Yet how many of us have some kind of conditional relationship with our bodies? Sure, I’m happy with my body as long as it behaves itself… as long as it doesn’t freak out and start packing on extra pounds. Or wrinkles. As long as it keeps up its end of the deal and stays healthy and in shape, we’re buds. But the minute it starts to show signs of decay, illness, or age, we start talking to our body like someone in the Sopranos… “Hey, I thought we had a deal. You better shape up or things could get ugly around here. I’m just sayin’.”
Maybe we’re happy with our bodies, maybe we could even learn to love our bodies… if they stay just the way they are, right now.
Nothing is certain but death and taxes… and I would offer a Buddhist addendum: change is certain. Your body will change, guaranteed. No amount of time spent at the gym, or under the plastic surgeon’s knife, or under cover of 400 SPF sunscreen and your favorite safari hat will alter nature’s inevitable course. Your body will change over time. You will get diseases you’ve never heard of, you will grow fat and thin and fat again, or the other way around, you will have pain in places you didn’t know existed, and you will find wrinkles that (gasp!) have their own wrinkles.
Over the years, my body has changed for the better, and for the worse. Thanks to years of chaturangas and handstands on my yoga mat, my arms and shoulders are stronger than ever. Yet my knees crackle and pop when I bend them. No pain, just cereal elf sounds. My sister, the family doctor, says this condition is called “crepitus” which sounds uncomfortably like “decrepit-us,” a place I admit I’m headed, but I hadn’t planned on reaching anytime soon.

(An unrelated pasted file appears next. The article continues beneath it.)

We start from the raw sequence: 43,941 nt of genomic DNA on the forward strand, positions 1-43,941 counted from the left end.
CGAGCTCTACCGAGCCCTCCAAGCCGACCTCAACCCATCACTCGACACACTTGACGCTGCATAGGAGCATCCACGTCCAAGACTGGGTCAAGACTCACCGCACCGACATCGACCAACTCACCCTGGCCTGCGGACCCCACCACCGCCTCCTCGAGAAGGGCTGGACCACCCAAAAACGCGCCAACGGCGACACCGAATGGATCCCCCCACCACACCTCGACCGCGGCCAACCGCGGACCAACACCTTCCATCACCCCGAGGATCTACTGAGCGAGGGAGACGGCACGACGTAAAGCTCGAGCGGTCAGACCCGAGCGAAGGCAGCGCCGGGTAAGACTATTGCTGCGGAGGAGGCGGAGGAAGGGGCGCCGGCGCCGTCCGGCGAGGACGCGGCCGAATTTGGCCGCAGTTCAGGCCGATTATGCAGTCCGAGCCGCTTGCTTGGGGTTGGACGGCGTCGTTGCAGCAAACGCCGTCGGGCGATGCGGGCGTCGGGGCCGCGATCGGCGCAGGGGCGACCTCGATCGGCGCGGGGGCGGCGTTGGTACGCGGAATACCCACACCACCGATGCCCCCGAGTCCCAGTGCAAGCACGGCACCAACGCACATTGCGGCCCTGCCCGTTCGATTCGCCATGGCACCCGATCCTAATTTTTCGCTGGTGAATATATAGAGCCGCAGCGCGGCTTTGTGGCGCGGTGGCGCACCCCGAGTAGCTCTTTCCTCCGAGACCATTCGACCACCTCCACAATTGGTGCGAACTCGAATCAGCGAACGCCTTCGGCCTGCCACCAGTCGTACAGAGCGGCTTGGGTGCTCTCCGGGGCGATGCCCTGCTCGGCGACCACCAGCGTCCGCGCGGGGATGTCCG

Loving my body isn’t taking a mental picture of myself as I am right now (or was in some pre-snake Edenic past) and loving that body, frozen in time, for the rest of my life. Truly loving your body envisions a relationship that allows for change, even change we wouldn’t choose for ourselves.
If your body is your best friend, can you support and love it throughout aging, sickness, disability, weight gain and loss, through all of life’s ups and downs?
Maybe this feels impossible. Yet you probably already model this type of enduring friendship with your own friends. When your friend gets sick or injured, do you call her up and nag her about what a drag she’s become, how she’s getting fat and old, how it’s all her fault? Or do you make her soup, arrange with friends to bring her meals, and read out loud to her as she falls asleep? You already know how to treat your friends… treat your body the same way.
When your body gets ill, or imbalanced, love it. Offer it nourishing meals, rest, and whatever else it needs to heal. Love your body unconditionally, no matter what it looks like, no matter how it feels. Your body deserves your unconditional love.
Why? Because you’re going to be with your body your entire life. Instead of spending your energy warring with your body and thinking up more elaborate ways to torture it, spend your energy becoming its best friend, showering it with love and understanding, and it will pay you back a thousand-fold in insight, well-being, and sheer power.
Look for what’s good in your body, for what’s good in the changes your body goes through. Appreciate how your body is now and be open to how it will be later. I once heard a beautiful teaching from Thich Nhat Han. In front of his students, he held a delicately painted china teacup, obviously painstakingly decorated by the hands of a talented artist. He said (and I paraphrase), “Can you drink from this cup, wash it, take care of it, admire it, all the while knowing that someday it will become shards and dust, perhaps even in the very next moment? Allow your understanding of its impermanence to help you let it go even as you enjoy it and recognize its preciousness.”
The precious, fragile cup is your body, your life. See its beauty, embraces its changes, and know someday you’ll let it go. Live from this place of knowing.